Cities          Approx. Distance (miles)             Approx. Time to Cross Pacific (days)
Anchorage          3,457      7
Honolulu          3,847      8
Seattle          4,792     10
Los Angeles          5,477     11

While this article from Agence France-Presse downplays the public health threats to the US, it indicates current wind direction would blow a potential radioactive cloud across the Pacific (see also the NYT forecast):
Experts have suggested that, if there were a reactor meltdown or major leak at Fukushima, the radioactive cloud would likely be blown out east across the Pacific, towards the US West Coast. “The wind direction for the time being seems to point the (nuclear) pollution towards the Pacific,” said Andre-Claude Lacoste of the French Nuclear Safety Authority, briefing journalists in Paris on the Japanese crisis.
The question of course is how much radiation will be released in Japan, and until that is known, no one can say with 100% assurance that harmful levels will not reach the US. If Japan faces nuclear meltdown at multiple plants - a scenario which is not ruled out by the way things are going - officials will began to change their tone.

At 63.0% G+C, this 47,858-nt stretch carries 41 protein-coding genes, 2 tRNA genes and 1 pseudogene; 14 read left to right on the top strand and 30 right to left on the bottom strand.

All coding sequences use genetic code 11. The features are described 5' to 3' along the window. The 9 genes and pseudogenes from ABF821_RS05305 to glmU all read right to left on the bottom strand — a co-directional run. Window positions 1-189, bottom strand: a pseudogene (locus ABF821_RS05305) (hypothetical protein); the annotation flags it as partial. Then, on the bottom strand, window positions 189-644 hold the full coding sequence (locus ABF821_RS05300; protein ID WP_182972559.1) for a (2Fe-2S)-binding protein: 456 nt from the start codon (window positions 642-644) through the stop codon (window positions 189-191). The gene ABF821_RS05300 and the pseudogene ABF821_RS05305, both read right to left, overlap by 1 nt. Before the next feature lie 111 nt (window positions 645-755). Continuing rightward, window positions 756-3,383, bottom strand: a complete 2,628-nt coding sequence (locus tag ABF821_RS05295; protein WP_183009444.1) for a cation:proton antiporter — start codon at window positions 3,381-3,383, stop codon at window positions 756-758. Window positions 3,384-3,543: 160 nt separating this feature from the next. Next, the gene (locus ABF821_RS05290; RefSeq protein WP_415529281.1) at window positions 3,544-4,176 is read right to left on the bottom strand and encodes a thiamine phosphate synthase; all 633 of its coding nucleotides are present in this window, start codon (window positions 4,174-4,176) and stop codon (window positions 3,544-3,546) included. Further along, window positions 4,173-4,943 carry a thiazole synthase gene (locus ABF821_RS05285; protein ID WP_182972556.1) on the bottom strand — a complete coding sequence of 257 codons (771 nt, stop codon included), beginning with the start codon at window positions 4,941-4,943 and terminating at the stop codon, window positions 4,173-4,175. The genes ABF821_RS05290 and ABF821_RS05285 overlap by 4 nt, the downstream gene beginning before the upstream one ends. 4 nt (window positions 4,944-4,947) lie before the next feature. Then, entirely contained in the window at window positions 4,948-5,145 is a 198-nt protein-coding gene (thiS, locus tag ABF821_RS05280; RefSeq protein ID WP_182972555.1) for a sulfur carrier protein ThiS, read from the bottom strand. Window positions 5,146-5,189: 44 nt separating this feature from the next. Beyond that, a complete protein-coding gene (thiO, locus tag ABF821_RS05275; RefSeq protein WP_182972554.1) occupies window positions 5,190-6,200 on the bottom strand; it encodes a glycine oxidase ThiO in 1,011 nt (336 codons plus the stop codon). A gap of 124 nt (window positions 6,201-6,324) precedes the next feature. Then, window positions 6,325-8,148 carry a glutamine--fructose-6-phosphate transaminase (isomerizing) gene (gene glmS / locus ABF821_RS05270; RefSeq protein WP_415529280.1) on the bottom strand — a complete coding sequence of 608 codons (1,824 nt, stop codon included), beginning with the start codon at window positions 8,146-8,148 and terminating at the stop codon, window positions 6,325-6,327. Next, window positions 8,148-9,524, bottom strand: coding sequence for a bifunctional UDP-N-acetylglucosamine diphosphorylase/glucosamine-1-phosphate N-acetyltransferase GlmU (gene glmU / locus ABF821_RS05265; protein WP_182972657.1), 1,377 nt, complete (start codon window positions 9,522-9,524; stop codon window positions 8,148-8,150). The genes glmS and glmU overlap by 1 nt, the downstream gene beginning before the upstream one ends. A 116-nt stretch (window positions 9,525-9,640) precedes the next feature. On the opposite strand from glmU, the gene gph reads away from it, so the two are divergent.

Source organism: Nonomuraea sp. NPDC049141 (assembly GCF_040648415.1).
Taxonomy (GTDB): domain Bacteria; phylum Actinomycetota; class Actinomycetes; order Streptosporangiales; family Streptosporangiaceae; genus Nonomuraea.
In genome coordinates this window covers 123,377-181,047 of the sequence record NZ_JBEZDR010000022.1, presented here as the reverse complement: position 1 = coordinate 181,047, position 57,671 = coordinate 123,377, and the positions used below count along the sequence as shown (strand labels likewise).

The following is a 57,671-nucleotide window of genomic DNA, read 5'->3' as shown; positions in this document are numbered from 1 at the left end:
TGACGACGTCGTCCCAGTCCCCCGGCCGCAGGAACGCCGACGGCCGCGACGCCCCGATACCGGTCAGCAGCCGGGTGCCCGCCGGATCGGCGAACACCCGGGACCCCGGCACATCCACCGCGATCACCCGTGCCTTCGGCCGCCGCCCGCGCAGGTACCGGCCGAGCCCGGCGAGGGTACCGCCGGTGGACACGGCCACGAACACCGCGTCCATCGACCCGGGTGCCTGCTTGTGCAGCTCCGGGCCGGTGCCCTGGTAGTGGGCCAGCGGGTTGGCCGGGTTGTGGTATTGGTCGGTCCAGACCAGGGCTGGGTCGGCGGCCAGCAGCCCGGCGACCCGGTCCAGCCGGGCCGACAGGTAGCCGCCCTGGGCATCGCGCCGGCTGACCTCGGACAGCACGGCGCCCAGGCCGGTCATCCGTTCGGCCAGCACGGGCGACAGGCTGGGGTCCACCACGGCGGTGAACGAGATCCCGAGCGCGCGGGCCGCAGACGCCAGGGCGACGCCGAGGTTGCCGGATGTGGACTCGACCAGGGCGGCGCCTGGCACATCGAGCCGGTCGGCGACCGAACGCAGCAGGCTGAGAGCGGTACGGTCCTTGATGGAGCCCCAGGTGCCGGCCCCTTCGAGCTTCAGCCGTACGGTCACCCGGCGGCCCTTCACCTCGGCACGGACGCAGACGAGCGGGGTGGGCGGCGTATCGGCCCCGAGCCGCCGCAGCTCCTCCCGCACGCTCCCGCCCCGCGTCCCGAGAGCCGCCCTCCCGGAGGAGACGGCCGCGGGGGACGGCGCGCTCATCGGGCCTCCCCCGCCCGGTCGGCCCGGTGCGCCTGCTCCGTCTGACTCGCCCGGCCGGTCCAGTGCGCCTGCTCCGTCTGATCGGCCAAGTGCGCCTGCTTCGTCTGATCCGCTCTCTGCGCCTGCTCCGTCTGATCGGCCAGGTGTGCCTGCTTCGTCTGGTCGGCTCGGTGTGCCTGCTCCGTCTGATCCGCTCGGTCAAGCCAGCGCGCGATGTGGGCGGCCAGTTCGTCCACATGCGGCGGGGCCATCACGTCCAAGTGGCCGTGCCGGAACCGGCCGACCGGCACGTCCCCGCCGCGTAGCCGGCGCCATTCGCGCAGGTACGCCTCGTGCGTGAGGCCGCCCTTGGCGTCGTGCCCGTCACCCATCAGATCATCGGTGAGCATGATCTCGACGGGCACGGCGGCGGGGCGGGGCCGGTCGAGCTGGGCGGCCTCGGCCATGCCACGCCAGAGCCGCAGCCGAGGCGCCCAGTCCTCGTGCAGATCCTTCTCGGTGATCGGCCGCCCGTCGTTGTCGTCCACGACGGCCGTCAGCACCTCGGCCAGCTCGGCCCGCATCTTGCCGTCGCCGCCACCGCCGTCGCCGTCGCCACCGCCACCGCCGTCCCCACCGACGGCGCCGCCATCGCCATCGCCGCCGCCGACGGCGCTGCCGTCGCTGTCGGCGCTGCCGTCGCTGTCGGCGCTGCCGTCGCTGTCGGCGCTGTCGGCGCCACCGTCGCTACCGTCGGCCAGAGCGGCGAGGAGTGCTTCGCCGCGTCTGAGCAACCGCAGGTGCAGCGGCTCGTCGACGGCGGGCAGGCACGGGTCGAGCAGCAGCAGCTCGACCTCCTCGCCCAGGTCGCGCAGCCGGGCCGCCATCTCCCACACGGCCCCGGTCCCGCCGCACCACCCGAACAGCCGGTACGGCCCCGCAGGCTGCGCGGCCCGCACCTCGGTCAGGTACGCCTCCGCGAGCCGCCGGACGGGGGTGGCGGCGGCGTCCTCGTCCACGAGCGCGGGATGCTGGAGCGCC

Needless to say, experts in the US and Japan have an interest in playing down the situation and keeping the public calm until the evidence is rock-hard, but the truth is that right now no one knows where the situation in Japan is heading, and as the studies suggest above, intercontinental movement of airborne particles is a phenomenon we are just beginning to understand. That's why the prediction of the Israeli scientist above and the article from the French press are particularly telling.